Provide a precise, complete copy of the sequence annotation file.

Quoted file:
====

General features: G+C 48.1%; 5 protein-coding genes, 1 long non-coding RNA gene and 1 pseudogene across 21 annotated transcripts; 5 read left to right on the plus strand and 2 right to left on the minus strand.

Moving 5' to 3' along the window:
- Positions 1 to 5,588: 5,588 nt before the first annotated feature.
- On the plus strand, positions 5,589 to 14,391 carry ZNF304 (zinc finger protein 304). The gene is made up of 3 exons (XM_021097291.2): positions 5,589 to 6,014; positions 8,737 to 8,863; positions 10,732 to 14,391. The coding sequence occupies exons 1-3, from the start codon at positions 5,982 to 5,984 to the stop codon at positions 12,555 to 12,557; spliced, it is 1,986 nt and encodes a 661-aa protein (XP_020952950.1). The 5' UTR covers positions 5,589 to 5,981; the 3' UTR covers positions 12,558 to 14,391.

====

General features: G+C 48.1%; 5 protein-coding genes, 1 long non-coding RNA gene and 1 pseudogene across 21 annotated transcripts; 5 read left to right on the plus strand and 2 right to left on the minus strand.

Moving 5' to 3' along the window:
- Positions 1 to 5,588: 5,588 nt before the first annotated feature.
- On the plus strand, positions 5,589 to 14,391 carry ZNF304 (zinc finger protein 304). The gene is made up of 3 exons (XM_021097291.2): positions 5,589 to 6,014; positions 8,737 to 8,863; positions 10,732 to 14,391. The coding sequence occupies exons 1-3, from the start codon at positions 5,982 to 5,984 to the stop codon at positions 12,555 to 12,557; spliced, it is 1,986 nt and encodes a 661-aa protein (XP_020952950.1). The 5' UTR covers positions 5,589 to 5,981; the 3' UTR covers positions 12,558 to 14,391.